It's important to understand that there are two aspects to thread safety:
(1) Execution control, and
(2) Memory visibility.
First, we need to focus on controlling when the code executes and check whether the code can execute concurrently. Second, we need to look that shared variable is accessed from main memory. Because each CPU has several levels of cache between it and main memory, threads running on different CPUs or cores can see "memory" differently at any given moment in time because threads are permitted to obtain and work on private copies of main memory.
Using synchronized prevents any other thread from obtaining the monitor (or lock) for the same object, thereby preventing any and all code protected by synchronization on the same object from ever executing concurrently.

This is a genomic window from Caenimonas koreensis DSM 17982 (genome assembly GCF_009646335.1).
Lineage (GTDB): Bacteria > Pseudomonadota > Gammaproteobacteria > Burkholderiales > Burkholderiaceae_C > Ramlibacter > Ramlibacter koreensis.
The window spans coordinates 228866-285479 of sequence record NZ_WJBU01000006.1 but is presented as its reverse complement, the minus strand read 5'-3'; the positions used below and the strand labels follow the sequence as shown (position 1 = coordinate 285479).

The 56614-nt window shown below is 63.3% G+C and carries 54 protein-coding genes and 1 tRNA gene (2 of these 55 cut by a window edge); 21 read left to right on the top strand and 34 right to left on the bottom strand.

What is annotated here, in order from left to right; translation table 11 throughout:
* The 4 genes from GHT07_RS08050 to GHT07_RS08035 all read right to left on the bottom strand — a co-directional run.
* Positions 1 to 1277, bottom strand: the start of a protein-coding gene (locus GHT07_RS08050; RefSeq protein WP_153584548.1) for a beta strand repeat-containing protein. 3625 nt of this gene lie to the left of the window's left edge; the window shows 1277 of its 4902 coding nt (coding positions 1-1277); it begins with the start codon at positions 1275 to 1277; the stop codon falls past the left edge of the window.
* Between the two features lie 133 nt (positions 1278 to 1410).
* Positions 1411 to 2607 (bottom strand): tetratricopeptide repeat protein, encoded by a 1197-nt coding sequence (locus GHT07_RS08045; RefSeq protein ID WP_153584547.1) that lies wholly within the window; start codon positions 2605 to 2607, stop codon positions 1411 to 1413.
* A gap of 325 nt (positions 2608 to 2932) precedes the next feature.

Importantly, synchronization also creates a "happens-before" memory barrier, causing a memory visibility constraint such that anything that is done after some thread acquires a lock appears to another thread subsequently acquiring the same lock to have happened before that other thread acquired the lock.
On current hardware, this typically causes flushing of the CPU caches when a monitor is acquired and writes to main memory when it is released, both of which are expensive.
Using volatile, on the other hand, forces all accesses (read or write) to the volatile variable to occur to main memory, effectively keeping the volatile variable out of CPU caches.
This can be useful for some actions where it is simply required that visibility of the variable is correct and order of accesses is not important.
Using volatile also changes the treatment of long and double to require accesses to them to be atomic; on some (older) hardware this might require locks, though not on modern 64-bit hardware.